My Job Shadow experience was quite interesting! I shadowed my Dad's team, which included IT Auditors, Cyber Security phishers, and data analysts who worked for LifePoint Hospitals. I spent a full day, from 8am-5pm, learning about the job, the company, and the specifics. Overall, I had a great day learning about Computer Sciences and enjoying a day to live in the real world. - Chandler White
For my job shadow I went to Civil Sites Design group. They have a new building that overlooks downtown and I got to go see some Job sites. I learned a lot about the different architecture and engineering jobs that are out there and I think that’s what I would like to do when I get older. - Brooks Cummings
I got the opportunity to shadow two home health nurses and go on two home visits in the low income public housing area. These mothers are faced with multiple social issues due to their low socioeconomic status therefore they welcome the nurses to come into the home to teach them parenting skills and child development. While on the visits, I watched and listened to the nurses carefully on how they acted with the children and spoke with the mothers. I enjoyed being able to learn about the struggles that some people face in my very own home town. I cannot wait to become a nurse and help these people in my surrounding area! - Libby Weatherly
I was able to job shadow a Engineer for Skanska construction company. I got to see what it was like being a higher chained engineer on a job site. We were working on the new LifeWay building downtown and I was able to meet the owners of the building. It was an insightful experience that I will never forget. - Nathan Gaidos
On Monday, October 9th, several of our English students had the privilege of watching a powerful performance of Stand, a new play by Jim Reyland that brings a new perspective to homelessness. Stand has only two characters: Mark, a salesman, and Johnny, a homeless man struggling from years of drug addiction. It is a true story based on Reyland’s relationship with John Robert Ellis, a homeless man he befriended and tried to help for nearly a decade before Ellis was killed by a hit-and-run driver in 2011.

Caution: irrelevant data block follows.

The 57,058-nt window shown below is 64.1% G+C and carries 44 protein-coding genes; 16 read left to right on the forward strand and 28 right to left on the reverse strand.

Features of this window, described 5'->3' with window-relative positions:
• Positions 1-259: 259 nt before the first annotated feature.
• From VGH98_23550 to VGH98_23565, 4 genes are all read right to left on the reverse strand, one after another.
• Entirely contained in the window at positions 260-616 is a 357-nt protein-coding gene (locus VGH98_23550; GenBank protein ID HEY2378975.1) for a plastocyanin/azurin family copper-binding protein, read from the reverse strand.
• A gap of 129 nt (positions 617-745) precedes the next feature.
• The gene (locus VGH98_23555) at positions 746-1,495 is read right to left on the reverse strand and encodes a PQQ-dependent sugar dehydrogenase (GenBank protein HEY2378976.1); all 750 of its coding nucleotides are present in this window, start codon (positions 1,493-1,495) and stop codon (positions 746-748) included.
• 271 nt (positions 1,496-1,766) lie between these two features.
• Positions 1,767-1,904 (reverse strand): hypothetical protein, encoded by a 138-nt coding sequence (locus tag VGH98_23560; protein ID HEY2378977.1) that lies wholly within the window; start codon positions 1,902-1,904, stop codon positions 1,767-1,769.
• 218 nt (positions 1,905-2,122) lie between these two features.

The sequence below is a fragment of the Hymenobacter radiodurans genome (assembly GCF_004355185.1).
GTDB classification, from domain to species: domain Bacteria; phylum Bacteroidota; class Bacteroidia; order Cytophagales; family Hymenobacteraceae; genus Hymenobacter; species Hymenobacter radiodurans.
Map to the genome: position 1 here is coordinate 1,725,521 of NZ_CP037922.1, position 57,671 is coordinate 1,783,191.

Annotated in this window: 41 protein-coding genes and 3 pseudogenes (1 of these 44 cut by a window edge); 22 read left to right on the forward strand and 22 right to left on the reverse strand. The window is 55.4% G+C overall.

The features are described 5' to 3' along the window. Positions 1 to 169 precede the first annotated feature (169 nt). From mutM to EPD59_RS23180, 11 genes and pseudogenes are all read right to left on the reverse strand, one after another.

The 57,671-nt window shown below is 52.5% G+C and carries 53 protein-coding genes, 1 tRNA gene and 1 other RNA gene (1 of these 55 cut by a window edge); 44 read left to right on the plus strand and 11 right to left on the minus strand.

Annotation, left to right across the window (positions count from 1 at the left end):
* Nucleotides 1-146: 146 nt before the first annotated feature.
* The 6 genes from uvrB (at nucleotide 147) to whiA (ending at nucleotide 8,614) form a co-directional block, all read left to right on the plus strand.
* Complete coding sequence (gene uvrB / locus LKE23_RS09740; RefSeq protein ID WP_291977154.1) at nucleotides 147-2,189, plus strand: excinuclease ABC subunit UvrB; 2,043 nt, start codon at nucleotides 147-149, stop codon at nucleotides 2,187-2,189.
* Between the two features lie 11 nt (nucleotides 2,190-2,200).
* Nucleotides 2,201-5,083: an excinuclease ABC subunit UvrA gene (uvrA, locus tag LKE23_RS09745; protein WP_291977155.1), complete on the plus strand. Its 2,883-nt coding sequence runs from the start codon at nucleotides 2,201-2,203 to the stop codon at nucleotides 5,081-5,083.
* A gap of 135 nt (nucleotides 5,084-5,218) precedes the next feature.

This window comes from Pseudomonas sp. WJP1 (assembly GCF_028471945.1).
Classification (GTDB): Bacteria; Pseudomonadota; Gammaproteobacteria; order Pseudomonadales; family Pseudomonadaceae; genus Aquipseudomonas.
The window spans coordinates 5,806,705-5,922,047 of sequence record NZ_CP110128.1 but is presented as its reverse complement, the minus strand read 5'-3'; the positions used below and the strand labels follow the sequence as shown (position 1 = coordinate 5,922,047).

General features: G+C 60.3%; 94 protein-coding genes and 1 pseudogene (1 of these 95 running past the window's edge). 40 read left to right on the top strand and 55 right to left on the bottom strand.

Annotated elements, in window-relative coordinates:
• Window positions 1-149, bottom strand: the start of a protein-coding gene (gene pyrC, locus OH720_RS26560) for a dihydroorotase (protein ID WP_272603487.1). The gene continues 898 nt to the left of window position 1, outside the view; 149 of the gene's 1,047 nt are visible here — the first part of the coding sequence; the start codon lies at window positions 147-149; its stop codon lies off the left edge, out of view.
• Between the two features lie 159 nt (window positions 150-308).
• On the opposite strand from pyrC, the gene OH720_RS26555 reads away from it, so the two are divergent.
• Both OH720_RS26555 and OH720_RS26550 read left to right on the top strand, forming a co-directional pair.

The show is part of TPAC’s Humanities Outreach in Tennessee and ticket sales benefit Room in the Inn, a Tennessee organization that offers emergency services, transitional programs, and long-term solutions to help people rebuild their lives. The Founding Director of Room in the Inn, Charles Strobel, was in attendance and spoke to our students after the performance and answered their questions. Here’s what some of our students had to say about how they were impacted by Stand.
The thing about the play that was so impactful to me was the realistic portrayal of recovery, showing how it’s more of a two steps forward one step backwards kind of process rather than a straight line constantly going upwards. I liked how the two characters helped each other equally, and the relationship they shared. – Jolie Harper
I like that the man [Mark] stepped out of his normal routine and helped the homeless man. I learned that sometimes we need to step out of our comfort zone and help others. – Hampton Taron
It was super eye-opening as to how we should treat others no matter the circumstances they are in. - Anna Jones
I thought the play was very deep on how you may think you are better than homeless people, but you are really just the same but with more money. And other people who may be homeless don't always have the childhood and conditions it takes to be successful, and they end up that way, all by things they can't control. - Hope McWright
I learned that homelessness isn't easy to get out of. It is not necessarily about being lazy, but about falling into a cycle of hopelessness. Homeless people aren't treated with the same respect as other people are and that was really impactful to me. –Annmarie Alexander
I found the fact that the man took a lot of time to befriend and take care of the homeless man very impactful. I see homeless people people all the time, but this man had the courage to help him on a personal level. – Riley Griffin
Addiction is a serious thing, and its not easy to walk away from as people may think. Also, homelessness is a serious thing that many people ignore, but there are those who recognize it like Mark did. What we don’t realize is that the homeless can help us too. They give us a whole different view of life. – Ben Simpson
The act of helping someone is where the real worth is, not whether or not they've recovered. It's a 'journey is more important than the destination' type situation. – Nate Lewis
This was my second time seeing Stand as I first saw the play on a drama field trip freshman year. I believe that this time I put more thought into the idea that it may not have been Jonny's fault for the situation he was in. I took away that some people may have genetic traits that simply make them more likely to become addicted to substances and that substance abuse may be less of a choice and more of a trap people fall into. – Dominic Stephens
Charles Strobel encouraged students that the best way they can help right now is to support the larger systems which are already in place and change the conversation about the homeless. Room in the Inn currently has 190 congregations in Middle Tennessee that provide food and shelter, a downtown campus, and over 6,500 volunteers. To learn more about how you can help Room in the Inn, go to roomintheinn.org.